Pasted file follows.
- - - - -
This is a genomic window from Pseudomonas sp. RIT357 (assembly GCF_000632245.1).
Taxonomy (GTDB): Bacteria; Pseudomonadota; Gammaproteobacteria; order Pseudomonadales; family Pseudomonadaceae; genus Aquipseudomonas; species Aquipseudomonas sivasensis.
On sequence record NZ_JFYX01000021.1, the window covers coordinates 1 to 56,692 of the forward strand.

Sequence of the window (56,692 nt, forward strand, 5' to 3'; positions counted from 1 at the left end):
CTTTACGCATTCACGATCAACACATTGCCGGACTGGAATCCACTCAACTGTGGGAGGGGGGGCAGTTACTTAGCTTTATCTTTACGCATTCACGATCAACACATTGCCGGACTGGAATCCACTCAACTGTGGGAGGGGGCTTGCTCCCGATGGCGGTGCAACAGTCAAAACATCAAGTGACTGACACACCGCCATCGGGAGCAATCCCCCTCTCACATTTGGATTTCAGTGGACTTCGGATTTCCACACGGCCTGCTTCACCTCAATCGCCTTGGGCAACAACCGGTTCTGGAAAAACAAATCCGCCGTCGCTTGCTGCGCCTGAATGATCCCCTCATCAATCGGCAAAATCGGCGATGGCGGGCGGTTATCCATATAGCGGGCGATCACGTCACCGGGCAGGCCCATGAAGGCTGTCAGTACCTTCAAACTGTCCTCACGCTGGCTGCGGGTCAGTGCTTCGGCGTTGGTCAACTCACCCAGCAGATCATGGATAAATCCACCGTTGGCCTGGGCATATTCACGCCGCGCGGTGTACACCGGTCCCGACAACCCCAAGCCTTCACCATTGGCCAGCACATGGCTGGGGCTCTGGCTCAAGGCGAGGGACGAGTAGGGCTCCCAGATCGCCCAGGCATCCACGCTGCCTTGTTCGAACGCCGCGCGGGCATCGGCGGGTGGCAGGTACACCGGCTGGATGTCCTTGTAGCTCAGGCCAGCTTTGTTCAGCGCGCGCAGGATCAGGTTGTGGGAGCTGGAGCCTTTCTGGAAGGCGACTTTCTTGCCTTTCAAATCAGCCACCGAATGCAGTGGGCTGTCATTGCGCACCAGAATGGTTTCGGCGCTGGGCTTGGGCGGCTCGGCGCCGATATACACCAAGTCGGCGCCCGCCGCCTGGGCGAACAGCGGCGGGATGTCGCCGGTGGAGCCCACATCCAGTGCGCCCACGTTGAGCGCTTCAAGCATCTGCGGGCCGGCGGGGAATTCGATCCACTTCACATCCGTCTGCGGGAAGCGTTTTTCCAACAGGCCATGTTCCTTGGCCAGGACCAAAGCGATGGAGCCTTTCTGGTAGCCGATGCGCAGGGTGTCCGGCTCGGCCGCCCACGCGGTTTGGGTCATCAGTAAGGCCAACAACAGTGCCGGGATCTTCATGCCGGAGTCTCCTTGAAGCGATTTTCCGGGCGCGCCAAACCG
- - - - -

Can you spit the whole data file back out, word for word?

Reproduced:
This is a genomic window from Pseudomonas sp. RIT357 (assembly GCF_000632245.1).
Taxonomy (GTDB): Bacteria; Pseudomonadota; Gammaproteobacteria; order Pseudomonadales; family Pseudomonadaceae; genus Aquipseudomonas; species Aquipseudomonas sivasensis.
On sequence record NZ_JFYX01000021.1, the window covers coordinates 1 to 56,692 of the forward strand.

Sequence of the window (56,692 nt, forward strand, 5' to 3'; positions counted from 1 at the left end):
CTTTACGCATTCACGATCAACACATTGCCGGACTGGAATCCACTCAACTGTGGGAGGGGGGGCAGTTACTTAGCTTTATCTTTACGCATTCACGATCAACACATTGCCGGACTGGAATCCACTCAACTGTGGGAGGGGGCTTGCTCCCGATGGCGGTGCAACAGTCAAAACATCAAGTGACTGACACACCGCCATCGGGAGCAATCCCCCTCTCACATTTGGATTTCAGTGGACTTCGGATTTCCACACGGCCTGCTTCACCTCAATCGCCTTGGGCAACAACCGGTTCTGGAAAAACAAATCCGCCGTCGCTTGCTGCGCCTGAATGATCCCCTCATCAATCGGCAAAATCGGCGATGGCGGGCGGTTATCCATATAGCGGGCGATCACGTCACCGGGCAGGCCCATGAAGGCTGTCAGTACCTTCAAACTGTCCTCACGCTGGCTGCGGGTCAGTGCTTCGGCGTTGGTCAACTCACCCAGCAGATCATGGATAAATCCACCGTTGGCCTGGGCATATTCACGCCGCGCGGTGTACACCGGTCCCGACAACCCCAAGCCTTCACCATTGGCCAGCACATGGCTGGGGCTCTGGCTCAAGGCGAGGGACGAGTAGGGCTCCCAGATCGCCCAGGCATCCACGCTGCCTTGTTCGAACGCCGCGCGGGCATCGGCGGGTGGCAGGTACACCGGCTGGATGTCCTTGTAGCTCAGGCCAGCTTTGTTCAGCGCGCGCAGGATCAGGTTGTGGGAGCTGGAGCCTTTCTGGAAGGCGACTTTCTTGCCTTTCAAATCAGCCACCGAATGCAGTGGGCTGTCATTGCGCACCAGAATGGTTTCGGCGCTGGGCTTGGGCGGCTCGGCGCCGATATACACCAAGTCGGCGCCCGCCGCCTGGGCGAACAGCGGCGGGATGTCGCCGGTGGAGCCCACATCCAGTGCGCCCACGTTGAGCGCTTCAAGCATCTGCGGGCCGGCGGGGAATTCGATCCACTTCACATCCGTCTGCGGGAAGCGTTTTTCCAACAGGCCATGTTCCTTGGCCAGGACCAAAGCGATGGAGCCTTTCTGGTAGCCGATGCGCAGGGTGTCCGGCTCGGCCGCCCACGCGGTTTGGGTCATCAGTAAGGCCAACAACAGTGCCGGGATCTTCATGCCGGAGTCTCCTTGAAGCGATTTTCCGGGCGCGCCAAACCG